The 2022 US Open has definitively showcased a new chapter in professional tennis.
All eight men’s singles quarterfinalists were seeking their first major title. The four players who emerged as semifinalists had never before ventured that far at the US Open.
And the two remaining to battle it out in the final – Carlos Alcaraz and Casper Ruud – have never played a match with more on the line.
You could barely script the occasion better if you tried.
Not only will the winner experience the rush of a Grand Slam triumph, something they have no doubt been dreaming about since childhood.
They will also simultaneously ascend to become the sport’s newest world No.1.
One can draw parallels between this match-up and the Australian Open 2018 women’s final between Simona Halep and Caroline Wozniacki.
Both Halep and Wozniacki were playing for their first major title, and the victor would also clinch the No.1 ranking.
What unfolded in Melbourne that night was a glorious battle that captivated the crowd and exhausted the physical and emotional reserves of both combatants.
Sometimes, the more significant the context, the greater the contest that emerges from within that.
Ruud, for one, is happy this scenario has unfolded in the manner it has.
The Norwegian outplayed Karen Khachanov in four sets in the first of Friday’s semifinals, knowing that, if Alcaraz lost to Frances Tiafoe in the second semifinal, the No.1 ranking would be his.
He joked he would sleep well if he went to bed with confirmation he had secured the top ranking.
But he preferred the alternative.
“I think what's most fair is if we both reach the final and whoever wins the final reaches the world No. 1,” Ruud said.
“That would be I think the ideal situation.”
That will be what plays out, because Alcaraz went on to eventually subdue an inspired Tiafoe.
Tiafoe was attempting to become the first home-grown player into the final at Flushing Meadows since Andy Roddick 16 years earlier in 2006.
And he fought gallantly, electrifying Arthur Ashe Stadium as he forced a fifth set despite trailing two-sets-to-one and 3-1 in the fourth, and saving a match point later in the fourth set.
But Alcaraz, the Spanish teenager, showed incredible spirit, endurance and poise to prevail.
This is his first time in a Grand Slam decider, whereas Ruud has already appeared at this stage of a major, after progressing to the Roland Garros final in June.
There, he was dismantled by Rafael Nadal, and admitted he was happy that, this time, he was not facing the perennially-dominant Nadal on clay for a Grand Slam trophy.
Ruud has been steadily and methodically building to his point.
In his sixth season on the pro tour, he has finally cracked the Grand Slam code, far surpassing his goal of a maiden major quarterfinal by progressing to two Slam finals in 2022.
There has been criticism in some quarters that he is on the brink of world No.1 without having won a title above ATP 250 level.
But Ruud believes that without those titles, he would not be where he is today.
“Every match is important. That goes to show why I have the chance to become world No.1, because I won three 250s this year which in the end gives me 750 points in the race. If I would have played those tournaments thinking, Yeah, it's not that important because there's a Grand Slam coming, I wouldn't be in this position,” he explained.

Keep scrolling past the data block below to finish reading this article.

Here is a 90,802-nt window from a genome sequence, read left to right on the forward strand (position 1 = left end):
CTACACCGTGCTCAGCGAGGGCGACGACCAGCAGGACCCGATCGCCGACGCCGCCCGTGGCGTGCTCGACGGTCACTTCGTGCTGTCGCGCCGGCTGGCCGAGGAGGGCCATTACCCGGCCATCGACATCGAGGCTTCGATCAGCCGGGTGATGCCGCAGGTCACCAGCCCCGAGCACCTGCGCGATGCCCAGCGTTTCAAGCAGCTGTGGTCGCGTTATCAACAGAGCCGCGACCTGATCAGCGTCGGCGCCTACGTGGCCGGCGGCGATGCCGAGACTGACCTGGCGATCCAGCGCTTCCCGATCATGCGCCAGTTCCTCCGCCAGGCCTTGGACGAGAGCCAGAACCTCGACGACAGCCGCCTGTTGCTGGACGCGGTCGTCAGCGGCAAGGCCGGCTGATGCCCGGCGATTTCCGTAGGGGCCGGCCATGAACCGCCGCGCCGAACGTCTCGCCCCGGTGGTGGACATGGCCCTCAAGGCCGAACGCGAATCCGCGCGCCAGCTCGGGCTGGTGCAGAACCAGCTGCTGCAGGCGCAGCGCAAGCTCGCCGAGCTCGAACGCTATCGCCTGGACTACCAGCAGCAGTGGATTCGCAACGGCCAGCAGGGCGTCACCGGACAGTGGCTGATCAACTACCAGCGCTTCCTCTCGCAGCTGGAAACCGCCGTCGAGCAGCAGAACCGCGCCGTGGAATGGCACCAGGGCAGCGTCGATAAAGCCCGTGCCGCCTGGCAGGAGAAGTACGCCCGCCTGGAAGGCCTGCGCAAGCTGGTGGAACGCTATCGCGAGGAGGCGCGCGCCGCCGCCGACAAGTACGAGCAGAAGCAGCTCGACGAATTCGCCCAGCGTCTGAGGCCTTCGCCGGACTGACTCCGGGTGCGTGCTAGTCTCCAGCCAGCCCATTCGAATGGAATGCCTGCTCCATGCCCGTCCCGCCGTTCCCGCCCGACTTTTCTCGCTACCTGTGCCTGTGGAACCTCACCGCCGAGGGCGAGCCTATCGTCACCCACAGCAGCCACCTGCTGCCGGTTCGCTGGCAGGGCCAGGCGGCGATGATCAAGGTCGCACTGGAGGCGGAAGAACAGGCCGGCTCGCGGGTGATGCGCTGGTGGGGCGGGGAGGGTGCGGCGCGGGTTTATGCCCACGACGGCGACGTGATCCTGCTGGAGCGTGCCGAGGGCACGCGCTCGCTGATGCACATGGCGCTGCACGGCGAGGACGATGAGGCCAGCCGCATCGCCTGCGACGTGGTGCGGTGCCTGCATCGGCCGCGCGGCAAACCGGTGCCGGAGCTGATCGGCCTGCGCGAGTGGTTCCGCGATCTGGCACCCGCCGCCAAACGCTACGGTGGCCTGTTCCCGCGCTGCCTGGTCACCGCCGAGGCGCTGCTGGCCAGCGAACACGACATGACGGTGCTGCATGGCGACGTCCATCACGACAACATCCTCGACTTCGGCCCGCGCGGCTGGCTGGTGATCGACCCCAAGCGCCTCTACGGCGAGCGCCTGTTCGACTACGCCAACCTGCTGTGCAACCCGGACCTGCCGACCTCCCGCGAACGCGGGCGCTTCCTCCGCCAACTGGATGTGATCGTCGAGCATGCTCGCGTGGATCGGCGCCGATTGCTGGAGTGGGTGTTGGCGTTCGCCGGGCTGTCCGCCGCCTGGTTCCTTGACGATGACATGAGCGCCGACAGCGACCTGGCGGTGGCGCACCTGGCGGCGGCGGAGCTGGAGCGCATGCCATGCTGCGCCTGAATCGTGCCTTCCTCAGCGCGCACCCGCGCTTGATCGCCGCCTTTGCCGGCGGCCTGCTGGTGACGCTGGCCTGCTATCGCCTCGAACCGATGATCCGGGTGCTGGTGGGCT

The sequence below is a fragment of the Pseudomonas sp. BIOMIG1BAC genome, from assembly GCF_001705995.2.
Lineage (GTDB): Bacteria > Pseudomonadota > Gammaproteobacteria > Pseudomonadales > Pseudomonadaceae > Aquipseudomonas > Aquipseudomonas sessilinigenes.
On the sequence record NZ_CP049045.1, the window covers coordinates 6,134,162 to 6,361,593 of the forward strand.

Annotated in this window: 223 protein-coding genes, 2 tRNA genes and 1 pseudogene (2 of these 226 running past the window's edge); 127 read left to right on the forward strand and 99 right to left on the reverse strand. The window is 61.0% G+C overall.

“I'm happy with the road and journey that I've achieved or done. I hope it can continue.”
Alcaraz, conversely, has seemed predestined for ultimate glory, arriving at this point following success on some of the sport’s biggest stages.
In a blistering start to 2022, he claimed four titles, including two Masters 1000 trophies in Miami – where he defeated Ruud in the final – and Madrid, where he beat titans Nadal and Novak Djokovic back-to-back.
That victory over Ruud was his second in as many career meetings; Alcaraz has won all four sets they’ve contested.
But will he have anything left for Sunday’s finale?
Alcaraz and Tiafoe played tennis worthy of a lengthy highlight reel before the 19-year-old eventually prevailed after four hours and 19 minutes.
It was his third dramatic five-setter in a row, after going the distance against Marin Cilic and Jannik Sinner – matches which both extended beyond 2:00am local time.
"(I'm) a little bit tired. But I feel great. Right now I'm just so, so happy. I thought about a young man like 10 years ago dreaming for this moment right now," said Alcaraz, who would become the youngest ever No.1 in ATP rankings history should he win Sunday's final.
"I would say now I'm more prepared. Now I've played more matches in five sets, I am more prepared mentally and physically. It was 12 months (since last year's US Open quarterfinal run) of working hard in the gym, on the court.
"But I would say it's all mental."
Ruud will provide the sternest of physical tests, evidenced by the extraordinary 55-stroke rally he won to seal the opening set of his semifinal.
It was a nervous encounter against Khachanov from which he ultimately emerged victorious.
And Ruud knows that, with so much on the line in Sunday’s final, it could be similar tennis against Alcaraz.
“Of course, there will be nerves and we will both feel it. I hope it will be a good match,” he said.
“He has beaten me a couple times and I will seek my revenge.”